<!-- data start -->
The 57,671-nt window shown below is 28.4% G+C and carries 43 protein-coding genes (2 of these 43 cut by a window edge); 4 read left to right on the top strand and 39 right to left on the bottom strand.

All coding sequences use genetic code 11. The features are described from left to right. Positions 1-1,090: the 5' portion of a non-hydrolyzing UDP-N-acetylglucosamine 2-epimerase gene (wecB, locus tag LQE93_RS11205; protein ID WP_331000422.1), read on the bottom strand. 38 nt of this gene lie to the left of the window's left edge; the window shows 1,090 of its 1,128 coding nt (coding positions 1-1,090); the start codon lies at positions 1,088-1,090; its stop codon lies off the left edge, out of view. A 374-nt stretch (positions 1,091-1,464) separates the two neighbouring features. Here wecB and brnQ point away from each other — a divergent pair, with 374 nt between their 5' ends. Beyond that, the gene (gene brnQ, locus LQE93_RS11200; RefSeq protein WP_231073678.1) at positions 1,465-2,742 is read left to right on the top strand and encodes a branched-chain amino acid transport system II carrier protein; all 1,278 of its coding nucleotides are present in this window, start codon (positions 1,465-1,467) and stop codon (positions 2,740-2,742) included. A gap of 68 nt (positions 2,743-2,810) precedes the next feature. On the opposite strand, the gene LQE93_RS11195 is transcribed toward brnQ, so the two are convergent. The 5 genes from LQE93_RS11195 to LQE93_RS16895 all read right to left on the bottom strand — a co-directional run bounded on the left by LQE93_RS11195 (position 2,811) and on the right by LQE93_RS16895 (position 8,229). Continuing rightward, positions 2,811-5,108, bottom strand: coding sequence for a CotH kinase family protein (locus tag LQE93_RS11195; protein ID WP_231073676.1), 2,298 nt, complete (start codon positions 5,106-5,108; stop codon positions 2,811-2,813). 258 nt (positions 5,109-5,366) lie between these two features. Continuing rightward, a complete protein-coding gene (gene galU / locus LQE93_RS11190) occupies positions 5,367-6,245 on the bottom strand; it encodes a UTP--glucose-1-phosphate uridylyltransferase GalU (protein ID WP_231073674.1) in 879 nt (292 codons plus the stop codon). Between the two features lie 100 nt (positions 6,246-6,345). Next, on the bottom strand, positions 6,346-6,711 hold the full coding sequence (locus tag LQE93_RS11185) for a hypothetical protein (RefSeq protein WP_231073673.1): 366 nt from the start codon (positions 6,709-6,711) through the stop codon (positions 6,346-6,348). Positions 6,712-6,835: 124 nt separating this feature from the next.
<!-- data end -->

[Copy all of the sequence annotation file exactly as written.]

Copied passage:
The 57,671-nt window shown below is 28.4% G+C and carries 43 protein-coding genes (2 of these 43 cut by a window edge); 4 read left to right on the top strand and 39 right to left on the bottom strand.

All coding sequences use genetic code 11. The features are described from left to right. Positions 1-1,090: the 5' portion of a non-hydrolyzing UDP-N-acetylglucosamine 2-epimerase gene (wecB, locus tag LQE93_RS11205; protein ID WP_331000422.1), read on the bottom strand. 38 nt of this gene lie to the left of the window's left edge; the window shows 1,090 of its 1,128 coding nt (coding positions 1-1,090); the start codon lies at positions 1,088-1,090; its stop codon lies off the left edge, out of view. A 374-nt stretch (positions 1,091-1,464) separates the two neighbouring features. Here wecB and brnQ point away from each other — a divergent pair, with 374 nt between their 5' ends. Beyond that, the gene (gene brnQ, locus LQE93_RS11200; RefSeq protein WP_231073678.1) at positions 1,465-2,742 is read left to right on the top strand and encodes a branched-chain amino acid transport system II carrier protein; all 1,278 of its coding nucleotides are present in this window, start codon (positions 1,465-1,467) and stop codon (positions 2,740-2,742) included. A gap of 68 nt (positions 2,743-2,810) precedes the next feature. On the opposite strand, the gene LQE93_RS11195 is transcribed toward brnQ, so the two are convergent. The 5 genes from LQE93_RS11195 to LQE93_RS16895 all read right to left on the bottom strand — a co-directional run bounded on the left by LQE93_RS11195 (position 2,811) and on the right by LQE93_RS16895 (position 8,229). Continuing rightward, positions 2,811-5,108, bottom strand: coding sequence for a CotH kinase family protein (locus tag LQE93_RS11195; protein ID WP_231073676.1), 2,298 nt, complete (start codon positions 5,106-5,108; stop codon positions 2,811-2,813). 258 nt (positions 5,109-5,366) lie between these two features. Continuing rightward, a complete protein-coding gene (gene galU / locus LQE93_RS11190) occupies positions 5,367-6,245 on the bottom strand; it encodes a UTP--glucose-1-phosphate uridylyltransferase GalU (protein ID WP_231073674.1) in 879 nt (292 codons plus the stop codon). Between the two features lie 100 nt (positions 6,246-6,345). Next, on the bottom strand, positions 6,346-6,711 hold the full coding sequence (locus tag LQE93_RS11185) for a hypothetical protein (RefSeq protein WP_231073673.1): 366 nt from the start codon (positions 6,709-6,711) through the stop codon (positions 6,346-6,348). Positions 6,712-6,835: 124 nt separating this feature from the next.